35 Medco Health Solutions 59,804.2 1,280.3
36 Microsoft 58,437.0 14,569.0
37 United Technologies 52,920.0 3,829.0
38 Dell 52,902.0 1,433.0
39 Goldman Sachs Group 51,673.0 13,385.0
40 Pfizer 50,009.0 8,635.0
41 Marathon Oil 49,403.0 1,463.0
42 Lowe’s 47,220.0 1,783.0
43 United Parcel Service 45,297.0 2,152.0
44 Lockheed Martin 45,189.0 3,024.0
45 Best Buy 45,015.0 1,003.0
46 Dow Chemical 44,945.0 648.0
47 Supervalu 44,564.0 -2,855.0
48 Sears Holdings 44,043.0 235.0
49 International Assets Holding 43,604.4 27.6
50 PepsiCo 43,232.0 5,946.0
51 MetLife 41,098.0 -2,246.0
52 Safeway 40,850.7 -1,097.5
53 Kraft Foods 40,386.0 3,021.0
54 Freddie Mac 37,614.0 -21,553.0
55 Sysco 36,853.3 1,055.9
56 Apple 36,537.0 5,704.0
57 Walt Disney 36,149.0 3,307.0
58 Cisco Systems 36,117.0 6,134.0
59 Comcast 35,756.0 3,638.0
60 FedEx 35,497.0 98.0
61 Northrop Grumman 35,291.0 1,686.0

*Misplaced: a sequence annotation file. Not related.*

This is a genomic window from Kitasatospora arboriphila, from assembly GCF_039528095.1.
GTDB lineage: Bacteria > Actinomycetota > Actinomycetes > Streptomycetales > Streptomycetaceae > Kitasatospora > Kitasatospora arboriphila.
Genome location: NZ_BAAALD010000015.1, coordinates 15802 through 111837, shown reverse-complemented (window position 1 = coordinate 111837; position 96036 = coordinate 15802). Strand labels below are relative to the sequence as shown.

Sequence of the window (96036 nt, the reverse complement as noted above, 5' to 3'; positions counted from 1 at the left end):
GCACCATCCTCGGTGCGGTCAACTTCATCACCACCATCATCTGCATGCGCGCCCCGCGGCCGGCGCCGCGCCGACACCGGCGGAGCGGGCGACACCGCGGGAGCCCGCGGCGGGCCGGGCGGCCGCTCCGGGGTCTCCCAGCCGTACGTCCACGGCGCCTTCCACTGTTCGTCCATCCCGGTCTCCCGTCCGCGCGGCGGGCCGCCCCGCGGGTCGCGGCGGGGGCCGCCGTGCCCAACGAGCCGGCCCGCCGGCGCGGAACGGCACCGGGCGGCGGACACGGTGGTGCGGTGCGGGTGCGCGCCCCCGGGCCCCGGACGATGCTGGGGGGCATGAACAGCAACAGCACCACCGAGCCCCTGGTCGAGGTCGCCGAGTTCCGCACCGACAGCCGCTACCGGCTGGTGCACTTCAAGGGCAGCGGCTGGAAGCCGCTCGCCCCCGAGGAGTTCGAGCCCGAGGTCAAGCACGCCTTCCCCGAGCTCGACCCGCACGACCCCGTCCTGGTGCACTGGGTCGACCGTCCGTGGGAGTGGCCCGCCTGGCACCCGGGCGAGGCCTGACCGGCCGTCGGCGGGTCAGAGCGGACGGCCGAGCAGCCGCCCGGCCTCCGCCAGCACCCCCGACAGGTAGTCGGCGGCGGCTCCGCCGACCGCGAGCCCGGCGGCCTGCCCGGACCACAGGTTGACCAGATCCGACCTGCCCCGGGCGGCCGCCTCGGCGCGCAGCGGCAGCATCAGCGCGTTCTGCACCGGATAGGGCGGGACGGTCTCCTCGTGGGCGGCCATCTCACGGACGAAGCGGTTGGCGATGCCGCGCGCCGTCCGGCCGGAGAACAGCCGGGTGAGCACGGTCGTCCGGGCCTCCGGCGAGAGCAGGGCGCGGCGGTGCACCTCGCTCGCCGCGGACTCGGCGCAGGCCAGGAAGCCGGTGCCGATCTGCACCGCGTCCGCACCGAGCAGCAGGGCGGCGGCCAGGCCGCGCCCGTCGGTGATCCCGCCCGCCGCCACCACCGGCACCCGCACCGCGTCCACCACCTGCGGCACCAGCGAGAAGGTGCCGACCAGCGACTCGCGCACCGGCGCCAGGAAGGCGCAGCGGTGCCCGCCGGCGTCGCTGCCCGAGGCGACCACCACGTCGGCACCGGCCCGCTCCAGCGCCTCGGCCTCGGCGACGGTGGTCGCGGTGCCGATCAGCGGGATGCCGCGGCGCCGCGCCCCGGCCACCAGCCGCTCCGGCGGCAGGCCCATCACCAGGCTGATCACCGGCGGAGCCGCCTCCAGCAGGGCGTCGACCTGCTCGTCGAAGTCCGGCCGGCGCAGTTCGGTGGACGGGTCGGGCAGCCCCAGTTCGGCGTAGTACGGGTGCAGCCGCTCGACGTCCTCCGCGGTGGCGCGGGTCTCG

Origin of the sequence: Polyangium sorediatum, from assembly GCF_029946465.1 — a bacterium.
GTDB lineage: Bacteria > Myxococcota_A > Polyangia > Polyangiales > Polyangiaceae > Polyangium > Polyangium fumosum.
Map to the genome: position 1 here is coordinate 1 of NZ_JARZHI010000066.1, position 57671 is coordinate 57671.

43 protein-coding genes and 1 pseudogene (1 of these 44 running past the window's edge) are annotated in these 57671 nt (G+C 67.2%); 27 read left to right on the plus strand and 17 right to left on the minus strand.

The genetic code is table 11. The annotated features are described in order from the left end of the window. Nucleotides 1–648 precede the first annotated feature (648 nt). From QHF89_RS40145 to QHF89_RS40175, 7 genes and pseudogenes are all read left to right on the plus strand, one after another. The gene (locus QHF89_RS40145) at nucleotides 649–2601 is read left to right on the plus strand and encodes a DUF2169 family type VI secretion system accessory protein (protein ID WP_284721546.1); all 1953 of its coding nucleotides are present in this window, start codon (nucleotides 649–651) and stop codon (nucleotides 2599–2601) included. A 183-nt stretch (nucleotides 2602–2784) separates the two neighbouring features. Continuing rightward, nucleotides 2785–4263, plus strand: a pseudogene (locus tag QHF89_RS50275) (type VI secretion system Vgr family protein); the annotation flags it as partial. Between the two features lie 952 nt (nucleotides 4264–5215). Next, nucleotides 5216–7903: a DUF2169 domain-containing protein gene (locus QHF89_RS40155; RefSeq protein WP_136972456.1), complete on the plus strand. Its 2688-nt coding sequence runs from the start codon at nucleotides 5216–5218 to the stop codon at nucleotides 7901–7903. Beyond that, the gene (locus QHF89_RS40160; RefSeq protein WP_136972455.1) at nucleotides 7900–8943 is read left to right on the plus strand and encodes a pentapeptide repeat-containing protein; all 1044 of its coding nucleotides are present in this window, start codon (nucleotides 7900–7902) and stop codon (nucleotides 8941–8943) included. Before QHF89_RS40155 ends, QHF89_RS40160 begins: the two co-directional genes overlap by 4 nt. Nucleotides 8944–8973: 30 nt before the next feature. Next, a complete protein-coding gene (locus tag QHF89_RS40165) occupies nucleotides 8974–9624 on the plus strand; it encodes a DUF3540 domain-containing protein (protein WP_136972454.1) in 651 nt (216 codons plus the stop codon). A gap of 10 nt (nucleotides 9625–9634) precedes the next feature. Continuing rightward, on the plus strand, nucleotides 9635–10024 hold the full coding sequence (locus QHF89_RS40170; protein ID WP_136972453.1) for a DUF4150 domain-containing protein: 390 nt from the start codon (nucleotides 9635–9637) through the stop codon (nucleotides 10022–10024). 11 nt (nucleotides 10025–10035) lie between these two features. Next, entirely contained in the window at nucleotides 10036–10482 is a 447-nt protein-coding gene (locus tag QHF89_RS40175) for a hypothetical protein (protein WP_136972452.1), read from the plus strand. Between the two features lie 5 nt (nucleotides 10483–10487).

62 Intel 35,127.0 4,369.0
63 Aetna 34,764.1 1,276.5
64 New York Life Insurance 34,014.3 682.7
65 Prudential Financial 32,688.0 3,124.0
66 Caterpillar 32,396.0 895.0
67 Sprint Nextel 32,260.0 -2,436.0
68 Allstate 32,013.0 854.0
69 General Dynamics 31,981.0 2,394.0
70 Morgan Stanley 31,515.0 1,346.0
71 Liberty Mutual Insurance Group 31,094.0 1,023.0
72 Coca-Cola 30,990.0 6,824.0
73 Humana 30,960.4 1,039.7
74 Honeywell International 30,908.0 2,153.0
75 Abbott Laboratories 30,764.7 5,745.8
76 News Corp. 30,423.0 -3,378.0
77 HCA 30,052.0 1,054.0
78 Sunoco 29,630.0 -329.0
79 Hess 29,569.0 740.0
80 Ingram Micro 29,515.4 202.1
81 Fannie Mae 29,065.0 -71,969.0
82 Time Warner 28,842.0 2,468.0
83 Johnson Controls 28,497.0 -338.0
84 Delta Air Lines 28,063.0 -1,237.0
85 Merck 27,428.3 12,901.3
86 DuPont 27,328.0 1,755.0
87 Tyson Foods 27,165.0 -537.0
88 American Express 26,730.0 2,130.0
89 Rite Aid 26,289.5 -2,915.4
90 TIAA-CREF 26,278.0 -459.1
91 CHS 25,729.9 381.4
92 Enterprise GP Holdings 25,510.9 204.1